I've had a lovely run of Homeric stories retold from a feminist perspective this year - Madeline Miller's Circe and The Song of Achilles, and now Pat Barker's The Silence of the Girls.After Miller's wonderful, rich storytelling, I was looking forward to seeing what Barker would come up. I was thrilled that her story was … Continue reading The Silence of the Girls by Pat Barker
I recently read and loved The Song of Achilles, and couldn't really understand why I had waited so long to read a book that was so obviously designed to appeal to my reading temperament. Ancient Greek mythology, historical fiction, women's issues and award winning book all packed into one delightful package. I was determined not … Continue reading Circe by Madeline Miller
What a hoot!I wasn't expecting a neo-noir comedy from such a grim title, but I had some genuine laugh out loud moments throughout My Sister, the Serial Killer. Oyinkan Braithwaite has written a punchy, sharp, witty story that blew in like a breath of fresh air in this year's Women's Prize shortlist.One of the reasons … Continue reading My Sister, the Serial Killer by Oyinkan Braithwaite
I do love to theme my holiday reads where possible. A recent week long Far North Queensland break in beautiful, sunny Port Douglas on the edge of the Daintree Rainforest, gave me a chance to finally read this year's Pulitzer Prize winning book by Richard Power's The Overstory. (I also packed a book of essays … Continue reading The Overstory by Richard Powers
I'm loving Japanese literature more and more. The modern stuff in particular, appears deceptively simple, but as you read, and for weeks afterwards, you become aware of layers of meaning.The Convenience Store Woman is no exception. On the surface it appears to be a light tale about the life of a young woman who has … Continue reading Convenience Store Woman by Sayaka Murata
I wanted to love Shell so much. I thought it would be easy.I adored the beautiful pearlescent cover on the hardback edition. It's dreamy quality felt nostalgic and apocalyptic at the same time (rather like Sydney last week during the dust storm)!I love historical fiction. The building of the Opera House combined with Vietnam War … Continue reading Shell by Kristina Olsson
It's a long weekend in Australia, and for the first time in over a year, we've enjoyed a lazy, nothing-to-do-but-flop-around-the-house kind of weekend. It has been blissful. Even with the ghastly high temps and even higher humidity, or maybe because of, it has been the perfect time for reading, snoozing and listening to music as … Continue reading Flames by Robbie Arnott
I suspect I'm going to be the lone dissenting voice when it comes to Boy Swallows Universe by Trent Dalton.This is a debut Australian novel garnering a HUGE amount of attention and rave reviews. In the lead up to our Christmas rush at work last year, this is the book many, many locals were asking … Continue reading Boy Swallows Universe by Trent Dalton
Reading Washington Black by Esi Edugyan was like eating a big bag of sweets. Some were good, some not so good. And after gorging myself on the first half, I found the second half a bit too much take.The first half of Washington Black was unputdownable. I loved the engaging voice of the child narrator. His … Continue reading Washington Black by Esi Edugyan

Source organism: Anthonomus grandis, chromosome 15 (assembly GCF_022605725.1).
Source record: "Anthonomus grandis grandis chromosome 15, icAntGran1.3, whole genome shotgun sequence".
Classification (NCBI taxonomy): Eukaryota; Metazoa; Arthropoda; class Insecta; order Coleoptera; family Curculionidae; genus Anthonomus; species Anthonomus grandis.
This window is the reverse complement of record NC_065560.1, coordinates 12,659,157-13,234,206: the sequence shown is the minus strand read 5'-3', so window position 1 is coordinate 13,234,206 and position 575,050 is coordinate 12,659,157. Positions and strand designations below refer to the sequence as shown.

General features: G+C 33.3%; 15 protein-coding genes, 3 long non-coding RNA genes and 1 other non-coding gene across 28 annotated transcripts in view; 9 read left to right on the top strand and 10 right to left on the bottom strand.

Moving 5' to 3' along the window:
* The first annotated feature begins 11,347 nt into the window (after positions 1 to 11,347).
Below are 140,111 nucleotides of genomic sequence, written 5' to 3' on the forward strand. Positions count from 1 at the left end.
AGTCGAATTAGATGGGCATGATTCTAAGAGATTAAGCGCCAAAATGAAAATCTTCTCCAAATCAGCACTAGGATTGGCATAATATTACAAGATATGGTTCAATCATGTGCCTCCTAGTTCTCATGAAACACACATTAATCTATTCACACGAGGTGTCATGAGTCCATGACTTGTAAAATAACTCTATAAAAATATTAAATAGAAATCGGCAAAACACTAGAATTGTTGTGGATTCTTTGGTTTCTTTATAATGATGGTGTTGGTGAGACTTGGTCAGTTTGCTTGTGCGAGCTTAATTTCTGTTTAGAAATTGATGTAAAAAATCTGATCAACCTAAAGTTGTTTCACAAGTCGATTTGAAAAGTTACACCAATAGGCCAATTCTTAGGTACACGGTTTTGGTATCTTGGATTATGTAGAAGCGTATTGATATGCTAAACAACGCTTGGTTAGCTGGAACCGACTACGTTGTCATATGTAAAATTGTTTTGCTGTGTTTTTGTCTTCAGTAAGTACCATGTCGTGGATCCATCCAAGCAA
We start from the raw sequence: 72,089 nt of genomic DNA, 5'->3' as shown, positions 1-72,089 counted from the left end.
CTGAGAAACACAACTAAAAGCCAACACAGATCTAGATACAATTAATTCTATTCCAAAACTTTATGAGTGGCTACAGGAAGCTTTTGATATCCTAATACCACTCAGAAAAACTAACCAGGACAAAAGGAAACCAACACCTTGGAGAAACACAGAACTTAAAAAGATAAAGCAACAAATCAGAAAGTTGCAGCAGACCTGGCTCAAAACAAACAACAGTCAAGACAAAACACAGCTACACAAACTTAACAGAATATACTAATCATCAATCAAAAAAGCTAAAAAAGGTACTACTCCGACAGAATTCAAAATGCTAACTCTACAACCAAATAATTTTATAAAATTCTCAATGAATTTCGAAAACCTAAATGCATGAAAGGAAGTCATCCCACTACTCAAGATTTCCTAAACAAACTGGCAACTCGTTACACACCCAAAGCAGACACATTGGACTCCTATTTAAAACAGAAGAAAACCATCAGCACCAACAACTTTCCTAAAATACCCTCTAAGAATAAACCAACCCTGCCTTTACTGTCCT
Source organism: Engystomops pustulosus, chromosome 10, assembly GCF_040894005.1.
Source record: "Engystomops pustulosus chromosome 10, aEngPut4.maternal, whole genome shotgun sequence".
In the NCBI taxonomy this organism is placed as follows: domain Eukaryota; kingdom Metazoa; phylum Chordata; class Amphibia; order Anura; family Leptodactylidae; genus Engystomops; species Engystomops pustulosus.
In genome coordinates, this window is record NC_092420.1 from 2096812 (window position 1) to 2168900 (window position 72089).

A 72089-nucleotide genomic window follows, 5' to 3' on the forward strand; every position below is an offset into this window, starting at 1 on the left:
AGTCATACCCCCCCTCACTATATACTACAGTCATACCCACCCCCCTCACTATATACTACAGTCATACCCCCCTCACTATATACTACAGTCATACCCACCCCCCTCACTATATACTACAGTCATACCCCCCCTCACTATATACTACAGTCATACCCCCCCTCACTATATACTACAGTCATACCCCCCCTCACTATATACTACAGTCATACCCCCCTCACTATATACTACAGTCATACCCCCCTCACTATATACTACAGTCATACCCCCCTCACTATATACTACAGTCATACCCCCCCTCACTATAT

I'm heart broken.And I may just have read my most favourite and best book for 2018.Sally Rooney has written a gut-wrenching, painfully poignant love story about two young damaged souls that will stay with me for a very long time. In Normal People she has captured perfectly all the angst, insecurity and missteps that dog … Continue reading Normal People by Sally Rooney
I finally got around to reading The Green Road thanks to Cathy's #ReadIreland Month. It has been sitting on my TBR pile since 2016.Over my years of blogging, I've come to realise that writing a rave review about a book I really enjoyed, if not loved and adored, is actually harder to do, than writing … Continue reading The Green Road by Anne Enright
The Shepherd's Hut is Tim Winton's much anticipated latest novel. I am a fan, but with reservations. I loved Cloudstreet and Dirt Music but hated The Riders (it has the dubious honour of being one of my very first DNF books). Breath was good but a bit blokey and Eyrie was okay, but a bit … Continue reading The Shepherd’s Hut By Tim Winton
"Most of us have only one story to tell."One of the things I love about Barnes is his ability to play with memory, perspective and truth. The Only Story begins with the promise of just such a story. An unfulfilled man looking back on the main love of his life, what happened, how he felt … Continue reading The Only Story by Julian Barnes
It's that time of year again when the book world goes crazy with longlists, shortlists and highly commended's! No matter what you think about the various awards, their merits & selection criteria's, it's very difficult not to get caught up in the buzz.In Australia, the Indie Book Award has come and gone... and the Stella longlist has … Continue reading And the Winner Is….
It's that time of year again when our favourite books are categorised, judged and pitted against each other for first place.In Australia we have...The Stella Longlist• Letter to George Clooney - Debra Adelaide • Moving Among Strangers - Gabrielle Carey• Burial Rites - Hannah Kent *• Night Games - Anna Krien *• Mullumbimby - Melissa … Continue reading Longlists and Shortlists.